Actually, we are male chauvinist. No matter how much we deny, we all are – especially when it comes to driving.
Street Hawks – Next set of drivers are of a different gender with two wheels lesser than the first set. I am not sure if they should be called drivers or riders. For the sake of my poor intellect, let us call them drivers.
Street hawks believe that the city they live in is Gotham and they are all Batmen. They also believe that police is chasing Batman, them, and Batman is running away on his super fancy nitro-boost attached bike. They just drive, or ride, or give jitters to everyone else who happens to be on the road. For them traffic does not exist, forget about the traffic rules. They are often in state of Nirvana where the surrounding world does not exist.
As a kid is always on a lookout for chocolates, Street Hawks are always hunting for a gap. Wherever they find it, they take a turn – damn the indicators, damn the side mirror, damn the others. They often stare at others for not leaving sufficient gap for them. They do not believe in the concept that not every gap can be sufficient to drive and even if there is a sufficient gap available, it is not necessary that one must drive through it.
Quite often Street Hawks do wear helmets. Nevertheless, the purpose of helmets is not to protect their head, which does need a fixing, but to hold the mobile phone so that they could let the world know about their bravery. Quite often Street Hawks, like their own Robin, have a pillion rider sitting with them whose sole job is to make funny faces, give threatening scare and hurl abuses at others.
If you ever come across a Street Hawk on the road, please stop immediately and let them pass. Remember, he is the Batman trying to save Gotham. Problem is that you may not be able to move at all because Gotham is full of Batmen. Irony is that even with so many Batmen, Gotham keeps burning.
Talibani Titali (TT) – A gentle reminder – pun is intended everywhere. First, let me dedicate a song to this group -
panchhi banu udati phirun mast gagan men
aaj main aazaad hun duniya ke chaman men        
Next kind is what I fondly call Talibani Titali (TT). This kind is of a different gender than Street Hawks but they are quite like Cat Women. These are Cheekas (Chics) driving their Scooty’s/Activas/Other in the similar way as Street Hawks do and grinning at the world with the saying – Why should boys have all the fun?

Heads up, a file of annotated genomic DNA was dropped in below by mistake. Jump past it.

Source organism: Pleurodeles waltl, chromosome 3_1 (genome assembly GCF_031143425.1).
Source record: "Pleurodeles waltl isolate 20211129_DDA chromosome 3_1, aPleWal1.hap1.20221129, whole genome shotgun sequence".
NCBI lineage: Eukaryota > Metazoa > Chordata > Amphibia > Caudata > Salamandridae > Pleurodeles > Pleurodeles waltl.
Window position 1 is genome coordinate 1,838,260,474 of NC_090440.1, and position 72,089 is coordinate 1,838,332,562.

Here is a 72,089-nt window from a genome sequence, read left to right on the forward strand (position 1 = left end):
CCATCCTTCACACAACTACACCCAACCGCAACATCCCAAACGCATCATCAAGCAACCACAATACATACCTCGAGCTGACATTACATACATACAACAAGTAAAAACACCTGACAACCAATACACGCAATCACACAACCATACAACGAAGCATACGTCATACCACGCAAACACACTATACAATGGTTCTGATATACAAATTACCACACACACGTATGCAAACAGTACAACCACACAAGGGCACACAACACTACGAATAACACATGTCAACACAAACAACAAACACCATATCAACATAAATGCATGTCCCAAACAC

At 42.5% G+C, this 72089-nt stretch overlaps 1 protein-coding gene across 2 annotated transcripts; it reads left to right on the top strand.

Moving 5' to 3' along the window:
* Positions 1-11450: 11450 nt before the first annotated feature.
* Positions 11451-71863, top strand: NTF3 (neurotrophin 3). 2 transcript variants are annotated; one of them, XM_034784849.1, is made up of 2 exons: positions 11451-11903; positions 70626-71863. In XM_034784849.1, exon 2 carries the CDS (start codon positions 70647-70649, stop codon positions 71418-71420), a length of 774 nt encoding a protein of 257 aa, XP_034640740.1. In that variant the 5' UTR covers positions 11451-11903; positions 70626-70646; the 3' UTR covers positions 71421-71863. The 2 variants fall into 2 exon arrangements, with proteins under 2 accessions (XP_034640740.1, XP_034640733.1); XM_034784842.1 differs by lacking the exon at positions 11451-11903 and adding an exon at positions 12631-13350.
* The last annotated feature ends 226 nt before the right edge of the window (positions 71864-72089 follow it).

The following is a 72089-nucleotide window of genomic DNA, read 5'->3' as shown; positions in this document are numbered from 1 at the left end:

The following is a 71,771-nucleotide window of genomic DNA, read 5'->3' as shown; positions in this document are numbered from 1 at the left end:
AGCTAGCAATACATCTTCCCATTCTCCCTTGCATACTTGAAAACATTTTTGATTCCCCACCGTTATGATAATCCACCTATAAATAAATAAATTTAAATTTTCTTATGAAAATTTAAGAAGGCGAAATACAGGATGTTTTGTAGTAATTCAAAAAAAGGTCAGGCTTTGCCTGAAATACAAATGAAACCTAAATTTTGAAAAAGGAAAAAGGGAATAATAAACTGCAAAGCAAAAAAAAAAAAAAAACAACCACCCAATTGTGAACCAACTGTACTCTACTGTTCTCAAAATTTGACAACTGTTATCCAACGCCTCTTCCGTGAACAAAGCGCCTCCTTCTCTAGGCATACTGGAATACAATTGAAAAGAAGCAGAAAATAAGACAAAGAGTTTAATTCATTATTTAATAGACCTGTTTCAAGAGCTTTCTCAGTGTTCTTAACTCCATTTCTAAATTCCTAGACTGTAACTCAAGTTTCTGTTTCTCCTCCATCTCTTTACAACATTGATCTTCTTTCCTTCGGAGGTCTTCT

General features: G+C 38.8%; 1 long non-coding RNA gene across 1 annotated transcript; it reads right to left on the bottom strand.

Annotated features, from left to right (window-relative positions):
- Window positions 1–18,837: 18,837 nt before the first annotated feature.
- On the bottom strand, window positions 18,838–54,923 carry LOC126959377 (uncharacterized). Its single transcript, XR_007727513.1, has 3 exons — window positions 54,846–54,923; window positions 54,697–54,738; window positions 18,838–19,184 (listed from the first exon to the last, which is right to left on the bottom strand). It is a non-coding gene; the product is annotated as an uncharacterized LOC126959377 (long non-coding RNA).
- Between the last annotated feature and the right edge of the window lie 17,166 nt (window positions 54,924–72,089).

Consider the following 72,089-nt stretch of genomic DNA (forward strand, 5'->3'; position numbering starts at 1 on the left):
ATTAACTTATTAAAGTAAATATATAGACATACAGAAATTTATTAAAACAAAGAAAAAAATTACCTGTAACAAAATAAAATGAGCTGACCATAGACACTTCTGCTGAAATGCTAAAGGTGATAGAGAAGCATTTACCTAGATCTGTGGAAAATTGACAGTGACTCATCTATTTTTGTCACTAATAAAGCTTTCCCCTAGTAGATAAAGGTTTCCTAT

For some strange reasons, this group like to dress up as is they are living in Taliban’s regime. This group has their entire body covered in different form of clothing. If women in Taliban regime are allowed to show, nothing but their eyes to the world outside, this group covers even them – by wearing shades, which almost covers their entire face. The face is anyhow covered with different layering of a floral scarf. With gloves covering hands until elbow, only body part one can see of Cheekas in this group is, assuming they are wearing sleeveless Kurtas, are the biceps.
I hope you get the logic behind Taliban in TT’s name.
They drive like butterflies – free of fear and pressure of being the cynosure. When they drive straight, they will always give a feeling that they are about to take a turn. When they take a right turn, they would immediately turn left and drive straight. When they take a left turn, they may take a left turn or drive straight or take a right turn or stop immediately, stare at you, push their vehicle with the help of their legs for a few meters, restart it and drive again. See, they are quite like butterflies. As a butterfly spreads its wings while flying, one can see this group often spreading their legs while driving – maybe they feel like butterflies too.
Alas, Gotham has so many Batmen and Cat Women yet it keeps burning.
The Cabbies – If traffic has pushed you to extreme left of the road and you find yourself so close to the shops at the left that you might fear hitting them, there will always be a car driving through between you and the shops at the left. If you try noting down the number of that car, ten out of nine times you would find the number written in yellow background. If it is not, you can be rest assured that the number is written incorrectly.
Cabbies have god-gifted ability to drive through the smallest of gap – sometimes even Street Hawks cannot do so. They have this unimaginable ability to drive through the worst of traffic jams. They are all India’s answer to Michael Schumacher. It is a different matter than the answer does not reach him. I am sure of ever Schumacher happens to drive on Indian roads; he would surrender all his awards immediately, shoot himself in shame and would like to be reincarnated as an Indian cabbie so that he could become a better driver in his next birth.
Cabbies have such talent.